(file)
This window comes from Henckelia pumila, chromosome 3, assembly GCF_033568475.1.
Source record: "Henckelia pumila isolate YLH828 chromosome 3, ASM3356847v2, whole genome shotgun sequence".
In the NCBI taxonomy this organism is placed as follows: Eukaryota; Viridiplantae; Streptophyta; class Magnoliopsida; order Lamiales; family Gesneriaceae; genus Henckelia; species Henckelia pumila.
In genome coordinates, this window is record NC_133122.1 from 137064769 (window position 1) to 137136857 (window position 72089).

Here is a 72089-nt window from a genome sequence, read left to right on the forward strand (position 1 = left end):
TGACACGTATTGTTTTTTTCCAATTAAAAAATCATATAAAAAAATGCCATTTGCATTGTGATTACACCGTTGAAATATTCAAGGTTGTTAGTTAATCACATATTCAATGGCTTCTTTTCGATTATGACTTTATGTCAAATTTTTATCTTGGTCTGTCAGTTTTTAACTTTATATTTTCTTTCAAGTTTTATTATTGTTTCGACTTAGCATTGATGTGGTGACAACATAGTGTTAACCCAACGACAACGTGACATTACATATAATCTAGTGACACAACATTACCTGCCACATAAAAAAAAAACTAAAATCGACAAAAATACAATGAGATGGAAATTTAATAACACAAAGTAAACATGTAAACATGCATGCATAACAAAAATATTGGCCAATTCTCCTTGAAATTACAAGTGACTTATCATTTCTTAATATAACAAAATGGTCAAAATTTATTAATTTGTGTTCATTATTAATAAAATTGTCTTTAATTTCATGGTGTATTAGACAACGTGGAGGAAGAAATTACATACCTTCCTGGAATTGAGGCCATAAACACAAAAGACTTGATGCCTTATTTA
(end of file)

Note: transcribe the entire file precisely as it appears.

This window comes from Henckelia pumila, chromosome 3, assembly GCF_033568475.1.
Source record: "Henckelia pumila isolate YLH828 chromosome 3, ASM3356847v2, whole genome shotgun sequence".
In the NCBI taxonomy this organism is placed as follows: Eukaryota; Viridiplantae; Streptophyta; class Magnoliopsida; order Lamiales; family Gesneriaceae; genus Henckelia; species Henckelia pumila.
In genome coordinates, this window is record NC_133122.1 from 137064769 (window position 1) to 137136857 (window position 72089).

Here is a 72089-nt window from a genome sequence, read left to right on the forward strand (position 1 = left end):
TGACACGTATTGTTTTTTTCCAATTAAAAAATCATATAAAAAAATGCCATTTGCATTGTGATTACACCGTTGAAATATTCAAGGTTGTTAGTTAATCACATATTCAATGGCTTCTTTTCGATTATGACTTTATGTCAAATTTTTATCTTGGTCTGTCAGTTTTTAACTTTATATTTTCTTTCAAGTTTTATTATTGTTTCGACTTAGCATTGATGTGGTGACAACATAGTGTTAACCCAACGACAACGTGACATTACATATAATCTAGTGACACAACATTACCTGCCACATAAAAAAAAAACTAAAATCGACAAAAATACAATGAGATGGAAATTTAATAACACAAAGTAAACATGTAAACATGCATGCATAACAAAAATATTGGCCAATTCTCCTTGAAATTACAAGTGACTTATCATTTCTTAATATAACAAAATGGTCAAAATTTATTAATTTGTGTTCATTATTAATAAAATTGTCTTTAATTTCATGGTGTATTAGACAACGTGGAGGAAGAAATTACATACCTTCCTGGAATTGAGGCCATAAACACAAAAGACTTGATGCCTTATTTA